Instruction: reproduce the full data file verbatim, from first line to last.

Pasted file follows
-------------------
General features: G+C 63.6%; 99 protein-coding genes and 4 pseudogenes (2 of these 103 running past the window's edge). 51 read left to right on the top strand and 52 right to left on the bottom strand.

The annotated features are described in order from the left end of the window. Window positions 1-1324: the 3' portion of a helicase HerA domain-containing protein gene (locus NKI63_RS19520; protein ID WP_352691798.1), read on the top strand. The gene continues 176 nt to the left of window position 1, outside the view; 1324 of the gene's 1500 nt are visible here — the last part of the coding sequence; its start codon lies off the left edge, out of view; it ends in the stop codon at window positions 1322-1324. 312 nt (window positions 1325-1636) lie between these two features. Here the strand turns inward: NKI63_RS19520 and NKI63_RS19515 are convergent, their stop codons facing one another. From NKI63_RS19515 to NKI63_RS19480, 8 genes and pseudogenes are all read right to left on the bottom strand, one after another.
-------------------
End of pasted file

General features: G+C 63.6%; 99 protein-coding genes and 4 pseudogenes (2 of these 103 running past the window's edge). 51 read left to right on the top strand and 52 right to left on the bottom strand.

The annotated features are described in order from the left end of the window. Window positions 1-1324: the 3' portion of a helicase HerA domain-containing protein gene (locus NKI63_RS19520; protein ID WP_352691798.1), read on the top strand. The gene continues 176 nt to the left of window position 1, outside the view; 1324 of the gene's 1500 nt are visible here — the last part of the coding sequence; its start codon lies off the left edge, out of view; it ends in the stop codon at window positions 1322-1324. 312 nt (window positions 1325-1636) lie between these two features. Here the strand turns inward: NKI63_RS19520 and NKI63_RS19515 are convergent, their stop codons facing one another. From NKI63_RS19515 to NKI63_RS19480, 8 genes and pseudogenes are all read right to left on the bottom strand, one after another.